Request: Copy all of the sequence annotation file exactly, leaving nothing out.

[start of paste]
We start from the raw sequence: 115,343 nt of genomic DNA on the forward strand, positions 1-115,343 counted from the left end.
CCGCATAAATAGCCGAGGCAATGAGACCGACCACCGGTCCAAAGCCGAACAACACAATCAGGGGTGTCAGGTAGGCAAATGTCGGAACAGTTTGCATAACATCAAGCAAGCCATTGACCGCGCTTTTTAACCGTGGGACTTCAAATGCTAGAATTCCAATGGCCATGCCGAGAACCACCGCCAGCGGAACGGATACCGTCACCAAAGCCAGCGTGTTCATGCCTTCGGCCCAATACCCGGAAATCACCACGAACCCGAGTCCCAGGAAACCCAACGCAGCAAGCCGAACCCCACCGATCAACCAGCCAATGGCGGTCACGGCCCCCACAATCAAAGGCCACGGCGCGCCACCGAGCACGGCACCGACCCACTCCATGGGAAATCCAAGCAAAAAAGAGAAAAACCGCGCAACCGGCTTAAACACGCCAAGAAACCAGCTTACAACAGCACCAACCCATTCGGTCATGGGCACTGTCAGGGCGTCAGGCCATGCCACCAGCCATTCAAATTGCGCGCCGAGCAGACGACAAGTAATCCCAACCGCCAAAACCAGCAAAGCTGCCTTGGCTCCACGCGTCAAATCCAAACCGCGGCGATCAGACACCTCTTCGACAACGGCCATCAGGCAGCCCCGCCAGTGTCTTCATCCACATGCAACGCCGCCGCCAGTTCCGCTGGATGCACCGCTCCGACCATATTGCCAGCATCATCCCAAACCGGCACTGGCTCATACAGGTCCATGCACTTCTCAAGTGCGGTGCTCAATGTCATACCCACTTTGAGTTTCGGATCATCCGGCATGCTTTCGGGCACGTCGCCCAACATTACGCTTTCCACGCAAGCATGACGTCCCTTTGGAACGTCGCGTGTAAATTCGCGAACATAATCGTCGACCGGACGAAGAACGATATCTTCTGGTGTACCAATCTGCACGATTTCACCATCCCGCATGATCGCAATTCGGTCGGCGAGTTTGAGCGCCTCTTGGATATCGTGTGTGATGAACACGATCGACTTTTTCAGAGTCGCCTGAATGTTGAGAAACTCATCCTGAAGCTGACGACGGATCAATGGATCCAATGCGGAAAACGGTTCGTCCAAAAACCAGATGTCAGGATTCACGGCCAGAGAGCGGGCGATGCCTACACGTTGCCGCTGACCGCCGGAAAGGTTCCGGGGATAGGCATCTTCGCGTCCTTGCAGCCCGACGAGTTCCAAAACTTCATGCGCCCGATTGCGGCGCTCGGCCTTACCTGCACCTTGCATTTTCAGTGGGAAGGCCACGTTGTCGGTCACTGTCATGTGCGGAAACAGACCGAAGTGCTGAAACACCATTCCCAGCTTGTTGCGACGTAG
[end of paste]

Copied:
We start from the raw sequence: 115,343 nt of genomic DNA on the forward strand, positions 1-115,343 counted from the left end.
CCGCATAAATAGCCGAGGCAATGAGACCGACCACCGGTCCAAAGCCGAACAACACAATCAGGGGTGTCAGGTAGGCAAATGTCGGAACAGTTTGCATAACATCAAGCAAGCCATTGACCGCGCTTTTTAACCGTGGGACTTCAAATGCTAGAATTCCAATGGCCATGCCGAGAACCACCGCCAGCGGAACGGATACCGTCACCAAAGCCAGCGTGTTCATGCCTTCGGCCCAATACCCGGAAATCACCACGAACCCGAGTCCCAGGAAACCCAACGCAGCAAGCCGAACCCCACCGATCAACCAGCCAATGGCGGTCACGGCCCCCACAATCAAAGGCCACGGCGCGCCACCGAGCACGGCACCGACCCACTCCATGGGAAATCCAAGCAAAAAAGAGAAAAACCGCGCAACCGGCTTAAACACGCCAAGAAACCAGCTTACAACAGCACCAACCCATTCGGTCATGGGCACTGTCAGGGCGTCAGGCCATGCCACCAGCCATTCAAATTGCGCGCCGAGCAGACGACAAGTAATCCCAACCGCCAAAACCAGCAAAGCTGCCTTGGCTCCACGCGTCAAATCCAAACCGCGGCGATCAGACACCTCTTCGACAACGGCCATCAGGCAGCCCCGCCAGTGTCTTCATCCACATGCAACGCCGCCGCCAGTTCCGCTGGATGCACCGCTCCGACCATATTGCCAGCATCATCCCAAACCGGCACTGGCTCATACAGGTCCATGCACTTCTCAAGTGCGGTGCTCAATGTCATACCCACTTTGAGTTTCGGATCATCCGGCATGCTTTCGGGCACGTCGCCCAACATTACGCTTTCCACGCAAGCATGACGTCCCTTTGGAACGTCGCGTGTAAATTCGCGAACATAATCGTCGACCGGACGAAGAACGATATCTTCTGGTGTACCAATCTGCACGATTTCACCATCCCGCATGATCGCAATTCGGTCGGCGAGTTTGAGCGCCTCTTGGATATCGTGTGTGATGAACACGATCGACTTTTTCAGAGTCGCCTGAATGTTGAGAAACTCATCCTGAAGCTGACGACGGATCAATGGATCCAATGCGGAAAACGGTTCGTCCAAAAACCAGATGTCAGGATTCACGGCCAGAGAGCGGGCGATGCCTACACGTTGCCGCTGACCGCCGGAAAGGTTCCGGGGATAGGCATCTTCGCGTCCTTGCAGCCCGACGAGTTCCAAAACTTCATGCGCCCGATTGCGGCGCTCGGCCTTACCTGCACCTTGCATTTTCAGTGGGAAGGCCACGTTGTCGGTCACTGTCATGTGCGGAAACAGACCGAAGTGCTGAAACACCATTCCCAGCTTGTTGCGACGTAG